Time, or rather a lack of it, had always been the problem. The director Alfonso Cuarón wanted to make another film with Emmanuel Lubeski, the celebrated cinematographer and a close friend of his, known as El Chivo, but they wanted to do it at their own pace.
If Mexico were a dictatorship, where pundits were killed, dissenters were jailed as political prisoners, people were tortured, the press was censored and political opponents were crushed, my hope would be that other countries around the world stand up and defend the Mexican people.
This may seem like a riddle. One, Andrés Manuel López Obrador, is a left-wing Latin American president, while the other, Donald Trump, is the far-right president of the United States.
Being a journalist is a true privilege. In one week alone you can see the best and worst of a nation, as I did recently during a trip to Guadalajara, Tijuana and Mexico City. What began as a celebration of books ended with a reminder that deep inequality endures in Mexico.
The new Mexican president, Andrés Manuel López Obrador, is under no illusions when it comes to President Donald Trump and race. He told me so in 2017 during an interview. This means that the honeymoon between AMLO, as López Obrador is known, and Trump might be a short one.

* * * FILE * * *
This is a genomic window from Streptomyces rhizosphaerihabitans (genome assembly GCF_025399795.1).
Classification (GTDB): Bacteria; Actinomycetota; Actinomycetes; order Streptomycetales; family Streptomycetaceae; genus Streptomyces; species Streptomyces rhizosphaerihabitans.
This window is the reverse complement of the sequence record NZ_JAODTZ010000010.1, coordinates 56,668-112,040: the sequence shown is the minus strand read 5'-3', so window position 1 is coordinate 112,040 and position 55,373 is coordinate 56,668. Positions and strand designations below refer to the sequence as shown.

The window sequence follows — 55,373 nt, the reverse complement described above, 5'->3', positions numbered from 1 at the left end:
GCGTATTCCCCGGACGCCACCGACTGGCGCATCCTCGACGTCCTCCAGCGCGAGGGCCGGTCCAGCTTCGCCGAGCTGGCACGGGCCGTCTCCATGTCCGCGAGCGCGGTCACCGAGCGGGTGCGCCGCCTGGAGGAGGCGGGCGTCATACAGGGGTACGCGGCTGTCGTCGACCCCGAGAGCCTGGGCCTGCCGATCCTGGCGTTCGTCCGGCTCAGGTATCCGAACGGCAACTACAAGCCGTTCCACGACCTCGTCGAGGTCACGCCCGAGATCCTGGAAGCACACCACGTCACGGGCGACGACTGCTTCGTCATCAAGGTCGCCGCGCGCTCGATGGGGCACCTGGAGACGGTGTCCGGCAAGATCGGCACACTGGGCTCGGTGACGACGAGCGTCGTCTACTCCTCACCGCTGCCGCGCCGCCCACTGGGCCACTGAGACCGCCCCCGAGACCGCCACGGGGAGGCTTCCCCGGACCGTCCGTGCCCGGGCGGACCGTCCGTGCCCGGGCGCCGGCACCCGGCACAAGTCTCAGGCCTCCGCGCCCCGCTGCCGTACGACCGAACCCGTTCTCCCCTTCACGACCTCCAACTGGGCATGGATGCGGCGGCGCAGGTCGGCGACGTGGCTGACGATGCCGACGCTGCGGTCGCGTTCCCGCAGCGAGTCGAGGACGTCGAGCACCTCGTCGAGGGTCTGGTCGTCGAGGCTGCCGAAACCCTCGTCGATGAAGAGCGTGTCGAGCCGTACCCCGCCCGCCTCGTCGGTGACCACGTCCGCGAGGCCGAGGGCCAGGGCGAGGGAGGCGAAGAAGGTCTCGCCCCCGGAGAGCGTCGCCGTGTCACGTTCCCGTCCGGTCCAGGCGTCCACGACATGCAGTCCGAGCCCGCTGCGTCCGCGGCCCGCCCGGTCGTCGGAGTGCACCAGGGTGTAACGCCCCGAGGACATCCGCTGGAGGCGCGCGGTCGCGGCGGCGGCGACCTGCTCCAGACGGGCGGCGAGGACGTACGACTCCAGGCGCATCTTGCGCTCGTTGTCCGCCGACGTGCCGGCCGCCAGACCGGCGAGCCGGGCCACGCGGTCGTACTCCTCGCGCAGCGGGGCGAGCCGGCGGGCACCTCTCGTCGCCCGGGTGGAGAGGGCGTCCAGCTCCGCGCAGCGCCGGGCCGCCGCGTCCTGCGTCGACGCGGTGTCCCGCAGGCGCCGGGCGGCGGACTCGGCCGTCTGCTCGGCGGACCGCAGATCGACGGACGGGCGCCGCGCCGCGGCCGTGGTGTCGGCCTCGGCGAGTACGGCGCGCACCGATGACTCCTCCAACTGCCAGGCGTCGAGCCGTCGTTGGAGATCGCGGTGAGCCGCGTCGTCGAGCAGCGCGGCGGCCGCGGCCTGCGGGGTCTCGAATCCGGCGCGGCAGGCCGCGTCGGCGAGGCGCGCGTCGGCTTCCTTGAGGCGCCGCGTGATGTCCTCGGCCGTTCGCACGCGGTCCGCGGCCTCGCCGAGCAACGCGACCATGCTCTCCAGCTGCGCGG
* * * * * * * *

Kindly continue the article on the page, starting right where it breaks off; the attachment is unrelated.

President Enrique Peña Nieto’s tenure is coming to an end in Mexico, and he leaves a trail of the dead behind. He has certainly been the worst president in Mexico’s modern history, a statement that I base on data: Under Peña Nieto, more Mexicans were killed than under any other recent administration.
The blood was still on the ground. On the evening of Oct. 2, 1968, the administration of Mexican President Gustavo Díaz Ordaz orchestrated a massacre of student protesters in Mexico City’s Tlatelolco Square. Hundreds — we will never know exactly how many — were gunned down by the army and the police.
If there is one thing that Mexicans know for sure, it’s that Andrés Manuel López Obrador doesn’t back down. His supporters admire his determination; his enemies disparage his stubbornness.
The presidents of Mexico and the United States must think that everyone is ignorant, or that we don’t read the news. They also seem to think that if they keep repeating their lies over and over again, we will just start to believe them.
It’s disturbing that Andrés Manuel López Obrador, Mexico’s president-elect, has chosen Manuel Bartlett as one of his administration’s top officials. Bartlett is widely believed to be primarily responsible for the country’s presidential election fraud in 1988. I don’t understand López Obrador’s reasoning, and it’s inconsistent with the promises of change that he made during his campaign and since his election, more than a month ago.